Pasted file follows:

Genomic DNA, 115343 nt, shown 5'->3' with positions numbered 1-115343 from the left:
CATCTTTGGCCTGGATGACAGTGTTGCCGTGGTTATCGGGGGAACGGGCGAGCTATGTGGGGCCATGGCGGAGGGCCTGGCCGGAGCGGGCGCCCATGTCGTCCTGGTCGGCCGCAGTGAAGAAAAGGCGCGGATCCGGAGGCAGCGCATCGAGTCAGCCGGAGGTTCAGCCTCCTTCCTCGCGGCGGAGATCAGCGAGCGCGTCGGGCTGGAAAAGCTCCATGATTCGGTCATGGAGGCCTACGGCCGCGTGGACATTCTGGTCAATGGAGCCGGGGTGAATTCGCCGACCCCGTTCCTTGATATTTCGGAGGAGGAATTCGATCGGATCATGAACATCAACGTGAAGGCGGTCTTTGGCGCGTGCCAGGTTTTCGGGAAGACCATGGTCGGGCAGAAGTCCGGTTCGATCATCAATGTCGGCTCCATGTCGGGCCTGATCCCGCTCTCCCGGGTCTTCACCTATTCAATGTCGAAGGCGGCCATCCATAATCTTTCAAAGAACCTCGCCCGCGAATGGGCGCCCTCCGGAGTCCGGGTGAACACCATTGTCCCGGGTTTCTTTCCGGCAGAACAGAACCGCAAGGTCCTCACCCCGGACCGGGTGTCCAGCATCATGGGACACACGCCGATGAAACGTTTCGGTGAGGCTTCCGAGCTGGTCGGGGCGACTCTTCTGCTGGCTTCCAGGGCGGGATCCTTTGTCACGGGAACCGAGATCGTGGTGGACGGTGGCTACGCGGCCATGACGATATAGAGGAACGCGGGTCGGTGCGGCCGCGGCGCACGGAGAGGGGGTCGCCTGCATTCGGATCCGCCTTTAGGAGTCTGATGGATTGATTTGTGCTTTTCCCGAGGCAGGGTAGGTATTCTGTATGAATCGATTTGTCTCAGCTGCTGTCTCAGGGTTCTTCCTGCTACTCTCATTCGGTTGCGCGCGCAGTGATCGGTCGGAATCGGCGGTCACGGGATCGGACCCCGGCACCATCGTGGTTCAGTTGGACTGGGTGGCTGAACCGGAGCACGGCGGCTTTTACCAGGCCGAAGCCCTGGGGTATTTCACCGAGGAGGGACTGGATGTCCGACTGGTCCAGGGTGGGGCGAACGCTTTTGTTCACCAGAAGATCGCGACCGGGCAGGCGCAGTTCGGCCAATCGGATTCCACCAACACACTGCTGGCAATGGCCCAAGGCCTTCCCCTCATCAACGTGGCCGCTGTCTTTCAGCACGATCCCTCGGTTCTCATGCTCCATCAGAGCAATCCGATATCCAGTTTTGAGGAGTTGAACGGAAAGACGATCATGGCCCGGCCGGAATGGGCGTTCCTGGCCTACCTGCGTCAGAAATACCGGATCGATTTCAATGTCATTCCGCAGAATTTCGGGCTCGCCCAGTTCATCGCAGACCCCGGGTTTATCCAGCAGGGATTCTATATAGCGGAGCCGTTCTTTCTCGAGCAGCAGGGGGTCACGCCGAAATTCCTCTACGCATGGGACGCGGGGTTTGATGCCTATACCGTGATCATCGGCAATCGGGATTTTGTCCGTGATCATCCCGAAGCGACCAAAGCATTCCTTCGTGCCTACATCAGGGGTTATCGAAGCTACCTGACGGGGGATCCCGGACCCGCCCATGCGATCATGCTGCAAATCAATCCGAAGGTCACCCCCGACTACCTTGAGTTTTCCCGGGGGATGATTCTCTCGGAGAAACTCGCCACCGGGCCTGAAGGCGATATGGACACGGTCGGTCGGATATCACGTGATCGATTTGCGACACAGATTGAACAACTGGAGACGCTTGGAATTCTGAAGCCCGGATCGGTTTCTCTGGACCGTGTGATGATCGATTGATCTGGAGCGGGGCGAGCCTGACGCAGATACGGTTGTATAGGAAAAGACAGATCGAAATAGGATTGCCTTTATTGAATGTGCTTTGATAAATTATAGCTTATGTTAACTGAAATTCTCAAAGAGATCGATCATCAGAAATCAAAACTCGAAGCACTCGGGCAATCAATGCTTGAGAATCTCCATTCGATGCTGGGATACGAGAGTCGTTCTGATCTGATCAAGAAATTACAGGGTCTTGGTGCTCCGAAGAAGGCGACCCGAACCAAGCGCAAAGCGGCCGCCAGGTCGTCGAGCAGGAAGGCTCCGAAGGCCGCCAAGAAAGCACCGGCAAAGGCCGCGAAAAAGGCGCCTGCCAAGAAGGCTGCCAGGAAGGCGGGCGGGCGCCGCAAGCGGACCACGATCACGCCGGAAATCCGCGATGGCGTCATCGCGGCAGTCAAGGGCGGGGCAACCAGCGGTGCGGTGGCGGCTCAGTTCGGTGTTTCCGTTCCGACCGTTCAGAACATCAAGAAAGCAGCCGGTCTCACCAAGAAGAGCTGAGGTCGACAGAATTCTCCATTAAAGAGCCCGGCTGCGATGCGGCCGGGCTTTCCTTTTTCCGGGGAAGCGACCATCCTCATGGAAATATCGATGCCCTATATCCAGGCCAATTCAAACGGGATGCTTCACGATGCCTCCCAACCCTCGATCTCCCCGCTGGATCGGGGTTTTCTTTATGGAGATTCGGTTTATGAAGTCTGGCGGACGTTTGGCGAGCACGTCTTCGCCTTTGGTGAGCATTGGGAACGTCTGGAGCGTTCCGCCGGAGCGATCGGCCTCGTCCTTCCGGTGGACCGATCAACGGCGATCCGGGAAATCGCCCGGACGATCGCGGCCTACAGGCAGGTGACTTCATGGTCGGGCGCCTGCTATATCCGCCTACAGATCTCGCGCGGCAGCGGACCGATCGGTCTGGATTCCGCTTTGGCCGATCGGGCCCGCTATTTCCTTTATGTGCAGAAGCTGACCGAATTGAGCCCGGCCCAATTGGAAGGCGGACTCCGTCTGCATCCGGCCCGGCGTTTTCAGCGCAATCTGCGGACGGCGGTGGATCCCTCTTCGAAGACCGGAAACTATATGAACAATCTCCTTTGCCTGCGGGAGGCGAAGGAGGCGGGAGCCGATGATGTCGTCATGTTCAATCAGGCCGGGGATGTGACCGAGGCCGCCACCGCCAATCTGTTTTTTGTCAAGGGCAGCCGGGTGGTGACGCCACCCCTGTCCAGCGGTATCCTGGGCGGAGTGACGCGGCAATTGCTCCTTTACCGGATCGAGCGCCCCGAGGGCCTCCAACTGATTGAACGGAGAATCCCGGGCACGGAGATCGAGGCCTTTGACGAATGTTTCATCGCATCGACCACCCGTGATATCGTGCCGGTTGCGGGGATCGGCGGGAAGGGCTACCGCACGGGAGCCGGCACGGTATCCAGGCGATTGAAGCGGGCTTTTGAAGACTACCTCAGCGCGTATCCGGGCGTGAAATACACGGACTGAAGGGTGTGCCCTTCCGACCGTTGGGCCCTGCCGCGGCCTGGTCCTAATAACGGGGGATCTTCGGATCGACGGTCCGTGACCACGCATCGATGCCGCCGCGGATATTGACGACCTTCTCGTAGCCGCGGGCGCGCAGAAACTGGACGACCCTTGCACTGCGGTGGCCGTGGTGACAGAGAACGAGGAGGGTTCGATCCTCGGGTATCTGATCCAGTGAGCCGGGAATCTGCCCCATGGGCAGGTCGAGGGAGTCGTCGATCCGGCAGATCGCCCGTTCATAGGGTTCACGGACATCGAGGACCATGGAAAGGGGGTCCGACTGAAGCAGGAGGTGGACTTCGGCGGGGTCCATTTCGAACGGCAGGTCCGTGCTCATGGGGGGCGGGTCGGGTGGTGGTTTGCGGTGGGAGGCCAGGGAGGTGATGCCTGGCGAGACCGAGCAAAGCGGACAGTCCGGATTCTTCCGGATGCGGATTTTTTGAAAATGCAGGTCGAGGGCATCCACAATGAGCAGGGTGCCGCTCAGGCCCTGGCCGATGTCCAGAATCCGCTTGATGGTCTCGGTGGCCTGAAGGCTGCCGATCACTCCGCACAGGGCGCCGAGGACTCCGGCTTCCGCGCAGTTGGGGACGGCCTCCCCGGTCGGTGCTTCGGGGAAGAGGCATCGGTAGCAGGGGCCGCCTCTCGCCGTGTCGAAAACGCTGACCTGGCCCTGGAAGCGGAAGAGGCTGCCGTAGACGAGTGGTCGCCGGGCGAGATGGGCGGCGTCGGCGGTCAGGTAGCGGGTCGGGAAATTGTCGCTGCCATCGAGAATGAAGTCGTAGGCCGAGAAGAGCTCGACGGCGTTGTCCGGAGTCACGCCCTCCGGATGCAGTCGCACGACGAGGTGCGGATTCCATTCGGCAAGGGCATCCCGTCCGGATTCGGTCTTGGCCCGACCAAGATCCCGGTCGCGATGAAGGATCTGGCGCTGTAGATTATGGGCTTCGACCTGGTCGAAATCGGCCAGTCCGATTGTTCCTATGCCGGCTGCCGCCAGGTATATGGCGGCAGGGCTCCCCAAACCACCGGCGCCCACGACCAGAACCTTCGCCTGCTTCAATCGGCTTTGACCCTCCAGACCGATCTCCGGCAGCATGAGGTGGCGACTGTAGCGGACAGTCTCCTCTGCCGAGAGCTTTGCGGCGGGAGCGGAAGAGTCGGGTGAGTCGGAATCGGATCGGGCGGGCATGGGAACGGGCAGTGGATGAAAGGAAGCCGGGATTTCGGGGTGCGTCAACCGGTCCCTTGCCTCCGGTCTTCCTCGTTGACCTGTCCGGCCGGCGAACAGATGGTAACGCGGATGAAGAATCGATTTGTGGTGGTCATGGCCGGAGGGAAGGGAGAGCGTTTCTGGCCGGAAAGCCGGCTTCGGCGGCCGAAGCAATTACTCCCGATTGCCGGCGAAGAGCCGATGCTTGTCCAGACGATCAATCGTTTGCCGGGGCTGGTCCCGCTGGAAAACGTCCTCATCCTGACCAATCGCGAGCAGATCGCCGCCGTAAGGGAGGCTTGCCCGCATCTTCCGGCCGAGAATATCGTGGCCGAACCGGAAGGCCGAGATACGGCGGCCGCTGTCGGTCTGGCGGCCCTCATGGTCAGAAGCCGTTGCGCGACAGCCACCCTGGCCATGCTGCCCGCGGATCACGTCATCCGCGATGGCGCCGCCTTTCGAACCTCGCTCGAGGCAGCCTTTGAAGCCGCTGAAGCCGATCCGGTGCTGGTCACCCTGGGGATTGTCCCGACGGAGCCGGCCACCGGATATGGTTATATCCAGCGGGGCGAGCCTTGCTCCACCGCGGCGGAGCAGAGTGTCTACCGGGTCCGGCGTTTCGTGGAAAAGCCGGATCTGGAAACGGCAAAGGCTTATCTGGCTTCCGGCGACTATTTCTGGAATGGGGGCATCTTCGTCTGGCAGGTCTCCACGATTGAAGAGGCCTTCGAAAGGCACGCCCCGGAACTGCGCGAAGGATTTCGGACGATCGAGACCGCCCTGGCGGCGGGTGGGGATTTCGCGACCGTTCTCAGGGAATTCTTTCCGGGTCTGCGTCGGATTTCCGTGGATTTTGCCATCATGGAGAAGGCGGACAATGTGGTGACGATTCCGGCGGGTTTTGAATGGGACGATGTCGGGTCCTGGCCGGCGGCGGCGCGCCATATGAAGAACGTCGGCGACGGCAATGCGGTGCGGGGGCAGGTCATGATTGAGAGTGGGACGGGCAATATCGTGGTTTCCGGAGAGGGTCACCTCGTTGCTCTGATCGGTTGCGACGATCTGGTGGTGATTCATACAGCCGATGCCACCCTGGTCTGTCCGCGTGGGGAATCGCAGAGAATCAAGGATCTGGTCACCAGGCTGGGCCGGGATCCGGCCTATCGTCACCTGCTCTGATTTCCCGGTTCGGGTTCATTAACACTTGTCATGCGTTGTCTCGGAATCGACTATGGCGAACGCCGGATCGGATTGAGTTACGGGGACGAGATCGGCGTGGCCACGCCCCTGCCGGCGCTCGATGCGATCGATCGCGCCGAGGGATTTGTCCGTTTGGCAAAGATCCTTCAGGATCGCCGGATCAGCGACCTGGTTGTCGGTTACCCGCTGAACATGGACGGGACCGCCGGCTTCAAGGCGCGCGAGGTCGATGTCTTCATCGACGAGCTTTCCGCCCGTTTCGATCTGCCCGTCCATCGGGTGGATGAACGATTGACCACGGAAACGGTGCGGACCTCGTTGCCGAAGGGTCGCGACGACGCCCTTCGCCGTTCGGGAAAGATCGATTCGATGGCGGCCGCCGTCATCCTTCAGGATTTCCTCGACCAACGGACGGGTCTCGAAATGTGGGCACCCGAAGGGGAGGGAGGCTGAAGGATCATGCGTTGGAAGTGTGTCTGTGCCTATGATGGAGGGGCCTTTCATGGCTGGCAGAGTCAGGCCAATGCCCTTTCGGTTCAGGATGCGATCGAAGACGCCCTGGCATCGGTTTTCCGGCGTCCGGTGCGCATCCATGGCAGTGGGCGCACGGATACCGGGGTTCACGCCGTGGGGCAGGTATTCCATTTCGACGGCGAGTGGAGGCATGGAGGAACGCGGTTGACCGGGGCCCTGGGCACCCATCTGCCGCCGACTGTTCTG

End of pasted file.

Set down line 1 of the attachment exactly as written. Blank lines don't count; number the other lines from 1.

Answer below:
Genomic DNA, 115343 nt, shown 5'->3' with positions numbered 1-115343 from the left: